Sterling Standard from Sterling, Illinois on March 25, 1897 · Page 3
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Sterling Standard from Sterling, Illinois · Page 3

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Sterling, Illinois
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Thursday, March 25, 1897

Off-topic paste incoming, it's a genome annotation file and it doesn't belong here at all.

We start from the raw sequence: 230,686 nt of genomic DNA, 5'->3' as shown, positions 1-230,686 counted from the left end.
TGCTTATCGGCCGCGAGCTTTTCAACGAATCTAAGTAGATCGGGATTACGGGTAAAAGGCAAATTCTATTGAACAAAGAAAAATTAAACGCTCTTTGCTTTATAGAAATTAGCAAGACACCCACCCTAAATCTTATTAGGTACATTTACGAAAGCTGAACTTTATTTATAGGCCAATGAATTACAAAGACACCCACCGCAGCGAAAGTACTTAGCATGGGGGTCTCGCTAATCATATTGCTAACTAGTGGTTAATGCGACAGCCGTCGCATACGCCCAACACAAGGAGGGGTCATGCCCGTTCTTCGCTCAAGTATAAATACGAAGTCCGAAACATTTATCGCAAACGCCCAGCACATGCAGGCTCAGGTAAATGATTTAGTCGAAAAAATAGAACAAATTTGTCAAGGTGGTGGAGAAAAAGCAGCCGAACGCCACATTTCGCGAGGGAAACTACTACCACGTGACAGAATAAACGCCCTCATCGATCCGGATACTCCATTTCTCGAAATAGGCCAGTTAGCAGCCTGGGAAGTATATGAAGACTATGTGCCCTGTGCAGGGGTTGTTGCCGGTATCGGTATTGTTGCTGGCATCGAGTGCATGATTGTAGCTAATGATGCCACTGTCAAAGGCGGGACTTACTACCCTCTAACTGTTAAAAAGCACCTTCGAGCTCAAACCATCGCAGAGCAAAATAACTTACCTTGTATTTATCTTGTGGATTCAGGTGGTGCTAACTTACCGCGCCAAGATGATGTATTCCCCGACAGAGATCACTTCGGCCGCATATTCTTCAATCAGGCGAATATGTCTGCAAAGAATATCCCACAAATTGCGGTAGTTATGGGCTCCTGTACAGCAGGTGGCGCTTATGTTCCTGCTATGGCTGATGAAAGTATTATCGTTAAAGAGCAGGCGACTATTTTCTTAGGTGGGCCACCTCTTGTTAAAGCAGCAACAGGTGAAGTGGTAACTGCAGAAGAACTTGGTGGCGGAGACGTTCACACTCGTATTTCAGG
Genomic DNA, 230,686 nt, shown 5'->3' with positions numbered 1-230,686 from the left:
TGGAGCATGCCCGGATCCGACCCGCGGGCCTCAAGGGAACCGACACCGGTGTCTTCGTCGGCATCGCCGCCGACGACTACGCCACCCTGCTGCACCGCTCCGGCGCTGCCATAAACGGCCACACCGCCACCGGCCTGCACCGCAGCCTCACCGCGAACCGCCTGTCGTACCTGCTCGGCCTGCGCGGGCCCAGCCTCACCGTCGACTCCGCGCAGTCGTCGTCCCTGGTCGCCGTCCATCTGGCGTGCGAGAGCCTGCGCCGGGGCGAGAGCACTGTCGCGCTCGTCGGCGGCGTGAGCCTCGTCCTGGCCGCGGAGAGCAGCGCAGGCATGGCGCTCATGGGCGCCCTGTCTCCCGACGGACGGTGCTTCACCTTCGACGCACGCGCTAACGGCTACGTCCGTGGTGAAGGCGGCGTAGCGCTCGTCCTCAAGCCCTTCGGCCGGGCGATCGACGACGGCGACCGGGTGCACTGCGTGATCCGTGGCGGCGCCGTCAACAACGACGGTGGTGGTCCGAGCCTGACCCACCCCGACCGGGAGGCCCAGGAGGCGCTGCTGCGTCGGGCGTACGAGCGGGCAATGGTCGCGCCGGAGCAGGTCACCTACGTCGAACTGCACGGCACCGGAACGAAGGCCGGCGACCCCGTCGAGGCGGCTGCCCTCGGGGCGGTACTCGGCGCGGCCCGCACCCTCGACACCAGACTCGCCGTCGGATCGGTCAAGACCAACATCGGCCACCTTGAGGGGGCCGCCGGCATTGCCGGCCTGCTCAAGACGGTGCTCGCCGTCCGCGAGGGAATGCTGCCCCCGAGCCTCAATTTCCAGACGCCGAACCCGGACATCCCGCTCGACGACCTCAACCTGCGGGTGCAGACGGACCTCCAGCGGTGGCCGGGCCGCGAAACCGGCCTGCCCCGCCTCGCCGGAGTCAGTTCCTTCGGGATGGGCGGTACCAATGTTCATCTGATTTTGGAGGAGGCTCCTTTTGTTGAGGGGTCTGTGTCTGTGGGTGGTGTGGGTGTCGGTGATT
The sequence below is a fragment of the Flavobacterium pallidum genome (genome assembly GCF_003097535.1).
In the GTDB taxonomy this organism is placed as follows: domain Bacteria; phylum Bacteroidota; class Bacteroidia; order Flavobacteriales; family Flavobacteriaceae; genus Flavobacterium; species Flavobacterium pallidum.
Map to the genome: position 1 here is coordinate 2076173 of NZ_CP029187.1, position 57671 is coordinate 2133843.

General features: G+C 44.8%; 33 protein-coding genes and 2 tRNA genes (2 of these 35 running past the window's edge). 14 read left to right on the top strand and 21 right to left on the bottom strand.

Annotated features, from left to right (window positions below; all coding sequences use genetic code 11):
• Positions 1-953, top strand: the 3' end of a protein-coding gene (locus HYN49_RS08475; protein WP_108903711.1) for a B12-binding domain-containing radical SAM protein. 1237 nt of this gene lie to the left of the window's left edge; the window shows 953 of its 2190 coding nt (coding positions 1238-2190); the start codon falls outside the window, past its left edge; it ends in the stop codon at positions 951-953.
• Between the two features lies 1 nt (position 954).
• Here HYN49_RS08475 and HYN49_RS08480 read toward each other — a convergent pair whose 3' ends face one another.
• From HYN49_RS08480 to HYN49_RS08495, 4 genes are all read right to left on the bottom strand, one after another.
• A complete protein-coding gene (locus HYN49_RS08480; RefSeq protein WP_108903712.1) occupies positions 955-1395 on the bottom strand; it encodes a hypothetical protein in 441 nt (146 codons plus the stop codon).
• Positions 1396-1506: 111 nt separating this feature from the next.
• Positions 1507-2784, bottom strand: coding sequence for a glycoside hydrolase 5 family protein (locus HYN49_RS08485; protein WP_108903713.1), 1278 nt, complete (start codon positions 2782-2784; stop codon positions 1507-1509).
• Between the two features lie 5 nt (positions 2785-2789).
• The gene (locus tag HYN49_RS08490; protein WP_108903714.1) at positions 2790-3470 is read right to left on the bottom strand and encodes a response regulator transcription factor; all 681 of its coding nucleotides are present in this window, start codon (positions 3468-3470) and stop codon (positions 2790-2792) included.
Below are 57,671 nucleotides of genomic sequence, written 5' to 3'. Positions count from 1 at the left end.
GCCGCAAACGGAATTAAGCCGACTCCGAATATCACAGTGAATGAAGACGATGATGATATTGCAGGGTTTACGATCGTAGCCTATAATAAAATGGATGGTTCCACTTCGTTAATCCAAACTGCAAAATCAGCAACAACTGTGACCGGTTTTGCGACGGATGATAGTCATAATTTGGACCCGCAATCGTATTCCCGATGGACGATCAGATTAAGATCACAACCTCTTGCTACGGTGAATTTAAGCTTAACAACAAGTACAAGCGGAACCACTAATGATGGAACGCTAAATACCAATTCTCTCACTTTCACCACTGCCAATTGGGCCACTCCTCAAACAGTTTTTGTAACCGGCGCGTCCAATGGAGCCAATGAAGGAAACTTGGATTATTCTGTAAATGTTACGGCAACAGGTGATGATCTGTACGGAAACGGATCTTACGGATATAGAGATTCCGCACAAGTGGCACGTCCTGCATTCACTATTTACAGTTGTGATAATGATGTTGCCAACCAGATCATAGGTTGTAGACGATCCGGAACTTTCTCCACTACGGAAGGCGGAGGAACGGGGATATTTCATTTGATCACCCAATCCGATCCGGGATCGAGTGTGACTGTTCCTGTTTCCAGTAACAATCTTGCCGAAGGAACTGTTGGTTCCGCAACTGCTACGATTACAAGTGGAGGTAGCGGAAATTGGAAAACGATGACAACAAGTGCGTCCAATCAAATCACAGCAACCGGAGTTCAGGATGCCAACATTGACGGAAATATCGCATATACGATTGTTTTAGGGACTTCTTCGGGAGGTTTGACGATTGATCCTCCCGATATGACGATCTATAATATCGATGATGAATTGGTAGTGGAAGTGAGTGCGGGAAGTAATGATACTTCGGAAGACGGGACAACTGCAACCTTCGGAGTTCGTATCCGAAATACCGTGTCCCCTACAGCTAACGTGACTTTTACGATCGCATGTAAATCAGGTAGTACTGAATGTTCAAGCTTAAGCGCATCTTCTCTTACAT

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A TALK OF r Harry wwiihs ngi?d ho&rts. Tbat is, everybody ijtpptoi«d tMt tney exchanged, since •both of them lost their own -respective valvular organs, and stilt nedtfoer . suffered f iwn total collapse •rt.tfte system together with complete of tbe blood. Both of the people kefjt on living aa natar- lf « great deal more hapfplly, as If eothlrrg of the sort had happened, and ftfter atyWle tbey decided to form a twart partnercihlp for life. In other vortfs, they were married and -went So 4ive in *he sweetest little flat In the j»otJd. After which they naturally de- Wred to see all the world aa happy as themselves, and aa of course they ac- traired more knowledge about matrimony In three TBbort montlhs than: the KttorM had obtained In ell its thousands pf years of matrimonial experiments Cher were In fine condition for amateur 'matchmaking ,at the time that this story came to jjase. Bach of "the innocents,'' as their ad- pniring friends were in the habit of dabbing them, "hakl on. unmarried els- ter, and, oddly enough, both these sla- ters were the same age and 'bot^ toad conceived a violent dislike to the very Idea of marriage. Alice, Harry's sister, ['waa as pretty ha a picture in $>ne style; Ohattie, Louie's sister, Just as pretty In Kttotner. Both girla were sufficiently jesbarming to have attracted to themselves a varied assortment of beaux, Vut neither had ever allowed herself to (be more than casually swayed by the lore of any man. True, Chattle sometimes thought with a kind,of regretful, , Jdagering tenderness of the manjwlho A f. x * e s seven years ago, -when she had been lit tie more than e. school girl. True, jAJlce occasionally allowed her mind to (Zander affeotionaitely in tihe direction of the youth with Tvliom eihe, had been Wont to 'attend dancing school about liio same Umo that Chattle was going to prayer meetings "witlh her adolescent ftdmlrer. But these, moments were few 1 fend far between with 'both girls; .one Of the strongest ibonds.ln tho friendship (wfhidh existed, (between themwas the Sron-clad; resolve . -which ,each »had framed never to marry. ••••' "Love?: Ah, that Is different,'' Alice ' waa wont to say lightly, iwhen twitted oa the BabjecV of, marrying; "I may love, -but marry? Me? Not In this incarnation!" ' And Ciiattle was fond of remarking, a careless toss of her pretty head: I marry pigs'wdll fly and angels the earth., I eihall never marry.' (friends ot both. ; girls: smiled ftnoadly at «heBe:rcmarka, butup ; to the lima when 'Hhb innocent^! >were mar- srted there tad been no signs of an ap- iproaohlttg chance to laugh, outright • But when trsvo reckless/youngHtcrs set "' to wsrk'tp tnenta between their friends those said friends may well tremble, and the mis- icfhlef was brewing. The sMgnted young jnen. mentioned aboye fell, in gladly ' iwlttb. the unformulated plan, as a mat; ter ol course, and fairly, haunted' J 'the 'dove-cote," aa the two girls somewhat BarcasUcally called the pretty little flat in whloh "the Innocents" llve£ and „ —quarreled, ASter which the girls ft&emselvea stayed'away; they went no Hjore to tine dove-coteto Play cards of .an evening. But when the three months before alluded-to Jmd flitted, by, fortune favored the audacious couple and fate played Into their nauds. Ohattie was a trained sumse and :<was visiting the "innocents Curing a brief vacation between 1 'teases^' and Louie wois also taking an enforced test As if happened, Harry i iw«8 likewise enjoying an "off day" rwhon the trouble, began to t>rew, and ne walked down to hia. mother's In the afternoon. She was cooking hearts for sapper-r^beevefi' hearts, not 'human organs—-and $er. disappointment when she found that her hoy did not iateed *"*' to wmain and partake of them was as ooujde toine wjtfai you," Bi* , struck -with a biilliant Idea, iSiesltatlag wltity the spaa pf etuflea toearta in beo 1 liaaid, saldwiay Ijetween th& feitchen table, and the oves; "ttoey, ais all ready to «pok ( --«B4 Ix»ule •will fcaow }iow to finish' .thew. DO take them if you eaij'i stay." •Sf«r tea^f.'.'wotiwly. W«. 8 were widi pleasure in Jila prospective of ttoni ami lx@ emfleid lov- ^ %-gr, ¥«a?y well stay, wlrti us, it I'll tete ltw» nn-c! »?i&y!nj5 'for dinner ajrwl * VteM? Ghat tin hasn't *e~en toer tor month and they'll Ixrttr enjoy it. Where is she?" He answered Ms own question by go* thf in search of her, loping lightly upstairs two at a time, with all the care- Jess strength of hia Wealthy, untroubled £0 years. And lie carried his point and took his slater back witih Mm, deppl her declarations that she estpected company and must ibs at home that evening. "Send the iboy -over after her, ffiBthetv" nbe told, merrilyv when Alice protested against. *KJConiiiE>anyl&g him, Rtbeit wild with desire to see her chum, and the snother did. BO. The young man arrived Jn good time for dinner etayetl for *he evening. Oddly , ChatUe'fi faithful though, frequently squelched admirer appeared too and there was half of a heart apiece for all of them. . '. They made very merry over those hearte, l&u'ghing as lig%t-hearted young people will laugh over nothing, enjoy ing the most inane and far-fetched Jokes.:but. 'there waa an undercurrent od eerioushess in" many7, of the foolish pleasantries that passed around the table, Both, tine young men hovered over the brink of a plain declaration, and *hey <went away at last more deeply In love than ever. And after they were gone, after the innocents had retired and were slumbering peacefully, enjoying that perfect quality of eleep iwhleh comes only to the young and thoughtless, Chattle and Alice lay awake and talked of—many things. , "That wasn't a bad joke of Newton's about the divided heart we Shared," said Alice, softly, as soon 1 as the room was in darkness and she could feel Chattle's hand softly pressing her own andi Chattle sighed. ."No," she said, . whlsperingly,- "it wasn't. .And I thought Chauncey was pretty cute'over.'tihe one we Bhared." ^^ ward," rejomed Allw, squeezlnf tie*fl hand /tenderly,. "I thought that speech of Newton'a about only wanting on« heart was Just as pretty as it be." " • . •• ' "So did I," responded Cnattle, returning the squeeze, "and Ohauncey was just as nice as he could be when we lo»t together." .And so they talked and whispered getting more and more confidential as morning approadhed, and their hearits were wonderfully softened. And two months later there was a double wedding at which,the beaming Innocents smiled and cooed and'made pretty speeches galore. They dldn't_ claim all the. credit of tihe matchmMiiidg then nor 'say "I told you ieo," at once, but they have been doing tooth unceasingly ever eince,' while Alice's mother declares It was the beeves' hearts which made, the matches. As for the newly- marrted folk; «hey smiled and said ut- "It was a game of hearts all round," Chattle told Alice one day after both had gone to housekeeping in two dear little.flats opening off fche same.hall, ttttdlAlioe smiled back at her. /'Do you jramembar that night when we had those Ihearta for dinner at the dove-cote?" she asked, smilingly, and Chattle nodded. And that night both ordered beevee' hearts for supper. " ''•'• Honrlk Ibsen. According to Mr. R. H. Sherard, Henrik Ibsen, the great Norwegian dramatist, Is a pessimist by theory, •and. a misanthrope in practice. During six weeks I saw him almost every day, tor he i»ays two daily visits at nxed hours to the hotel at wliich I was staying, and on no single occasion did I ever see 'him to "any company. 'Ho •was always alone, whether sitting behind his glass in the little inner room it the Qrand ihotel, reading the Norwegian papers, or perambulating the Karl Johann'siSade with hte hands behind bis back. * And as he is «ut of doors, fio he is also In his house in the .Victoria Terrasse, a solitary man, ; manifesting a real dislike for ifamily life. He never yjjslts bis one son, Dr, Sigurd Ibsen, "wlu> Is almost as great a recluse as. his • father. Indeed when this son married one of the daughters of Bjornstjerne RJornson, Ibsen kept away'irbm the wedding. This sadness, this .want of sociability on his part, struck .me as so abnormal oa the part 'of'-a^ jsrorweglan-~for the Norwegiana are in tha mala jovial and fond of so- ciety—thfit I could not help expresaii my surprise on the subject to Bjornsoa, whoso neighbor at table I waa at a dinner. /"But Ibsen," cried BjorhsoB, "is not a Norwegian at all. He conies of a Scotch family, and that explains his Calvinism, his despairing views op life and on men. It is indeed a grievance to the Norwegians that this export trade of pessimism in ChrJstiania should have been founded by a foreigner." '•..• .... '..'. '' .:„ ._:•::'.;.: ..;. .. --'"4; Jfot«4 Wonmn Traveler, . Perhaps the moat noted woman traveler of the preeent day is Miss Miry KlngBley, daiighter of Dr, Grtt, Kings"ley (the brother pf Charleg and Henry Klugaley), whose recent explorations in West Alrica have so astonished even well-seasoned travelers of the niala sex. The object of Miss Kingsley's journeyiugs in Africa was ona of research into the social customs, folklore and fetichea of the African tribes, as well as the natural history of the fishes and flora of the districts trav« ersed. She has journey*!, through countries never before vialted by Eu- ropeaas, and visited some of the most fl©sx>e ciuiulb&i tribtsjf of the iu~ teilor; and wliea tbe fVeac ties kfiara of tfe-sir espl^tR;, tJi*ii j Under the above heading the Timffl- Herald has aa editorial on an inven Hoti or rsther on tbe new application of a principle In mechanics that prom isee to be of great value in the distri bution of light, Edltorially.the Times- Herald SAva: The man who evolves from hia brain 8 new device for laying the forces ol nature under heavier contribution to man's pleasures and necessities is by commoQ acknowledgement a public benefactor, He has a claim upon the pobllo regard that must ba viewer apart from any mercenary considers tioaa that may have been involved in the production of the invention. Upon thia theory it is no violation oi the Journalistic properties to commend an invention that has such great pro mlae of usefulness to the world of commerce and industry s as has tho wonderful Luxfer prlems, a description of which appeared in last Sunday's Times-Herald. The • Luxfer prism is the more worthy of commendation be cause it is BO purely scientific, beinf absolutely devoid of meretricious clap trap, It is an ingenious and yet roar velously simple application of the well- known law of refraction, a principle as oldasthe law of gravitation. When a ray of light passes from one transparen medium, such as glass or water, to an other it undergoes a change of dlrec tion at the surface of separation. The change of direction of light rays in call cd refraction, and it is the knowledge of this property of light whloh an in genious Canadian has utilized in the Luxfer prisms, an invention which has been developed and perfected in this city. ; . . • It is easy to see that the Luxfer .prism is bound to work a revolution in modern methods of lighting buildings By the use of large frames of plate glass, tbe surface of which is coveret by these miniature semi-prisms, it is possible to deflect the sun's rays in to the depths of a store-room or basement, making it as light as day. Even on a cloudy day it is possible with the Luxfer prisms to send enough daylight into a store-room tp reveal the quality ^ad^oolDc^of-the finest fabrics^withou the use of artificial lights. The days are too short for the bus! "ness of the world. Commerce and in duetry are constantly saying to genius "Give us more light." If the perfec tion of devices for supplying artiflcla light has so immeasurably multiplied the blessings and activities of man kind, 'what shall be said of an inven tion that gathers up the daylight anc throws it with mellow and luminouu power into the dark places of the earth? '• • > This is the work of the wonderfu little Luxfer prism. It is not possible to accurately,, estimate the blessings that will be conferred upon humanity by an invention that will en'able the in teresta of trade -and productive /Indus try to utilize in adequate quantities the natural light of the skies while it is yet day. Agricultural Department. ~ " Reports from Washington are ver; favorable to the Secretary of Agricult urerf-One of his- flrst actris "deBcribec as follows: Speaking of farmers and the. attitude of the new admistration and Congress toward JihemvJt_i8_-lnteEBaMng.=to_ob serve that memb^rB ofjCongrest) areeat pressing the highest appreciation of the methods which the new Secretary f Agriculture -is inaugurating in the management of that Department He is proving a happy combination of 'practical farmer and scientific student of intelligent agriculture. He has set on foot a system of inquiries and ex periments through which he hopes to greatly diversify tbe farm products o: the country, and increase very largely the earning capacity of the farmen and &,t the same time keep at home a hundred million dollars of cold cash which we are now sending abroac every year.' One of his first acts was to distribute several tons of sugar-bee «eed sending packages to every county in every state where beet culture seemi at all likely to be successful. These are to be utilized, aud the beets which are grown from them, sent to the experiment stations qf the states for analysis, thus proving a basis of intelligent-study of the capacity of various states for producing the sugar for which we now pay to other countries a hundred millions of our good money every year. In many other details pf farm wor t k and opportunities for im provement of the class of farm pro duetiona tbe new Secretary has already inaugurated new systems, which he believes will /materially increase the earning capacity of the farmers of the country. ; ._ . '.\ ' :-'••'•• '•:•• S«utk Wants Protection. Mr. Curtis ia bis Chicago Becord correapoadence, in speaking of a two and s half cent per pound protective - There is considerable significance in the movement of tbe younger members pf the congressional delegations from the South to secure a duty of two and one half cents a pound upon .imported cotton. This indicates a new order ol things, and a breaking away from the free-trade traditions of the old Democracy of that section,* It h» noticed that the old veterans are not engaged in these new "departures, but only the younger generation, like McLauren, of South Carolina and Brantley, of Georgia. They olaim that the importation of Egyptian cotton outs In upon the st* Island staple of the Atlantic coaat. Tha Egyptian liber is used chleifly - for adulterating silks and other fine goods, and has a luster that the ordinary domestic product does not show, The sotton men are talking of .a comblua- Jion with the wool-growers and the umber internets for mutual advantage. The wool men agree to throw their votes for a duty on cotton, provided thfrCQttoa men will bring them several votes from the South iu the Senate in support of the proposed duties onwool. The cotton men Bay also that free wool in greatly to their disadvantage, snd undoubtedly presents the use pf at east 1,000,000 hales of cotton is. the td alteration of woojea fabrics. *l*he levelopmeat of th« protection eenti- meat J0 the South hw been gradual, *ittt flrm Sftd perwaaeat, sad this ia ;he flrefe time tbat th» louftero I their oid Interest Dying' Out, It will be seen by the reports fn th great English journals that the inter est In prize fighting Is dying out. Eng land used to be the paradise of prize fighters, but of late years very little is heard of the prize ring in that country London correspondence to the press ol this country sayi) Iri tegsrd to thi FitzslmmoBs-Corbett fight: The English press during the las ten years h&a made great civilizing progress In the matter of prize figh news. The Dally Chronicle gave to Nevada's disgrace twelve lines of oewi report, the Tunes twenty-two lines an< the Standard end Daily News & third of a column. The Telegraph alone of the morning papers printed anything Hike the full report sent by Renter, Not even the fact that the victor was Eng lieh born availed with the editors oi the respectable papers. Of conrie.there la a vast nether crowd here that was crazy about the thing, and they will flock in thousands to see the photo g raphic reproductions when they come ut the event baa demonstrated ivery satisfactorily that the day of responsf ble Jottrnalism-Bandering to-this crowd is post. ; ; New Tariff Bill. In speaking of the new tariff bill now before Congress.speclal correspondence from Washington says of it: -The new bill is based to a great ex tent upon the McKinley law, but it much more advantageous to the far mera than was that act. This ia ts pecially true with reference to the woo schedule about which the farmers fel great anxiety, While the rates of duty named by the bill are the same as those named in the McKinley law, a change in the classification and schedules wil prevent the bringing in of wools suit able for clothing under the carpet-woo schedule ae was done under the Me Kinley law. Thia waa the most unaat iafaotory feature of the McKinley law that the importers of wool were able to bring in clothing wools under fraudu lent representations at 'carpet-woo Tateirot dutyp^Thrnew: bil intakes ~ ad vantage of the experience of the olc one, and will shut oil this fraudulen practice on the part of the wool, im porters, and thus make the new law very satisfactory to the wool produo era, while its other features relative to farm products will entirely meet the approval of the farming community.. Signs Are Good. Dun & Co's report of business for the past week starts out by saying: Though steadily increasing, business is still much below its volume in form er* years of prosperity and many ex press disappointment. Yet there is some gain every week, with more hands at work and more mills in oper atlon, and the sure result, large pur cbaaes for consumption cannot be long delayed. In some branches the 1m provement is felt already; there la larger distribution of finished products and the demand for commercial loans has sharply increased and especially in dry-goods-and-the—iron -and stee branches. ' . • . WE must not disappoint ourselve byjb.tn.king that the Dlngley tariff bil -WolLgaJhrojighJiQth._JIbuBe8 of Con gress on the whoop. • In speaking o the time the McKinley and Wilson bills required to go through both branches of congress, correspondence from Washington says: The McKinley bill was reported to the House April 16,1890, but Fresiden Harrison did not get it until Sept. 30 Tbe Wilson bill was presented tc the House of Bepresentatlves by its author and the committee Deo. 19,1893 but it did not fall into the hands o President Cleveland at the White House'till Aug. 15, 1894, becoming a law on the twenty-seventh of tha month by expiration of the time^limlt Tbe McKinley bill was five and a half months before congress, while the Wil son law was pending for eight months Mr.Hanna thinks theDingley bill willgo to President McKinley for hifl signature by the middle of June at the latest, or three monthrexa'ctly from the day If Was introduced in the House by Mr Dingley. , . . More Shoddy Than Ever. Democracy said in '92, free wool will bring better garments at greatly reduced prices. It no doubt la true that a euitof clothes is cheaper today than it Was in '92, but, who has, the money to buy it? The little taste. of free trade that we have bad not only cheapened labor, but annihilated industries of all kinds, eo v that there is no market for labor. ''.'-.' ;•':• As to the cheapening of woolen cloth the Textile Mercury, a trade Journal pnbliabed at Manchester, England ' " ' There has been more shoddy used in American goods during the past year than ever before, and more shoddy, mungo, and miscellaneous refuse has been contained iu the goods sent to the United States during that year (1896K than have entered the United States ia any twenty-five years prior thereto, Remember this is good British, authority. THB following is from Jhe Slate Journal: " In a case taken up from Iroquoia :ouuty, where a local assessor assessed a tax sale eertitlcate.the State Supreme court has decided tuat tax sale certificates and certificates of sale under foreclosure by a master in chancery or sheriff are taxable as personal property. As such certificates are recorded in the County Clerk's pfllce.thus enabling the assessors to find out who.should be axed for such property, this decision >pens up & new source of revenue if he aesessore include these certificates u their lists 9f taxable property, ' THKcrowa prince of Japan, a young eighteen years old, ia dead, As •was «n «aly f on of grJ»f. 180 I have just received bright newstock of Port land and Akron Cement find Windsor Plaster Fresh Linie always on hand. My5prJngstock b LUMBER is arriving daily and the grades can't be beat, Get Prices of me before you buy. DILLON. Telephone If6i z 19.-- Good clean Clover and Timothy Seed for sale at Moses Dillon's Elevator Bright clean Salt, 75 cento per barrel Moses Dillon. S Largest and finest In the city. eave your orders before the rush. EISEU, THE HIGH CLASS MERCHANT TAILOR, 113 East Third St Cash gains That you can' get only at the Sterling Departmen Store. No such jprices as . quoted below were ever , offered' before. OUR PRICES ARE ALWAYS THE LOWEST. Gray Enameled Ware—Strictly First Grade. lO-q,t. Disk Pan..,...., 14-qt. " « ....... 17-qt. " " ........-;.,.. 6Oc lO-at. Water Pails....;..... 4Oc 12-qt. «« :«. 800 2-qt. Dairy Pan igo 3-qt. " . " 1-qt. Puddlug Pan ........ lie 2-qt. " ««• a-qt. ««."'"'.. •««;' I6o *-at, " « ........isc No. 3 Teakettle...,.......! " o :-.'<• „.; No. 20 Wasu Basin ......... iffo «28 u «.•««•• ......... loo 1%-qt. TeaprOoffeePots... ii 2-qt. « '.'••;• ';•« «* Nickel Plated Ware at Half the Usual Price. Mra, Potts' Sad Irons—3 irons, handl^ and stand.. TINWARE PRICES, lO-qt. Flariiig- Pail O-qt. Pudrtiug Pan.....'. Electric Siftest ,4........... 4r-qt. St*w Pan............ Coffee and Tea Pot .Pails., and Cake Gutter. Chopping Knife......,.,.. kVash Basin...,........... lalvaulted Wash Basin. Japanned Cuspidor. Case, Jpoor Hinges, per pair, 80 o c QC 4<j i o sud y_oo wilt 41 Jfeaye pas to flsh for epoi-t or ' wiJJ jjittd the toast, that we commence to-day will prove a boon an many house* holds, especially in these s d»ys when e&onomy becomes a necessity, and should cause frugal minds to think twice before spending a dollar outside of ouFhouse during the continuance of this Great Money~ Saving Sale. DRESS GOODS, DRESS SILKS, DRESS LININGS, TABLE "LINENS, MUSLINS and SHEETINGS, . PILLOW CASES, READY-MADE SHEETS, TENNIS FLANNELS, PRINTS and PERCALES, GINGHAMS,: ETC* All at Cut Prices during thia sale. If you have not received one of our large bjlls, please call at out store and get one-— it will save you money. SOWwtSdSt. ', Opposite Randolph HonW. HIRAM MOVER, Milk and Butter Depot, la the place to bay pure .milk, cream, butter, ekim milk and butter-milk, to any quantity. Orders delivered to an part of the city. No. Ill East Third Street Hooks, Mftg»rme« aaa f * para neatly and aabswn > • tlftlly bound. In dtdereni . styles and at prlct)* to suit the timei.ftt t(i« LSTERLIND STANDARD DIHDE3Y We koow the difficulties critical people have of procarJng writing piper that just suits— too rough, too smooth, too thin, etc. • > We h«ve the new fashionable sizes ; royal society tints and ttyles, aad can suit you. ; ^ - ^ Druggist. Fishing Time Is Here,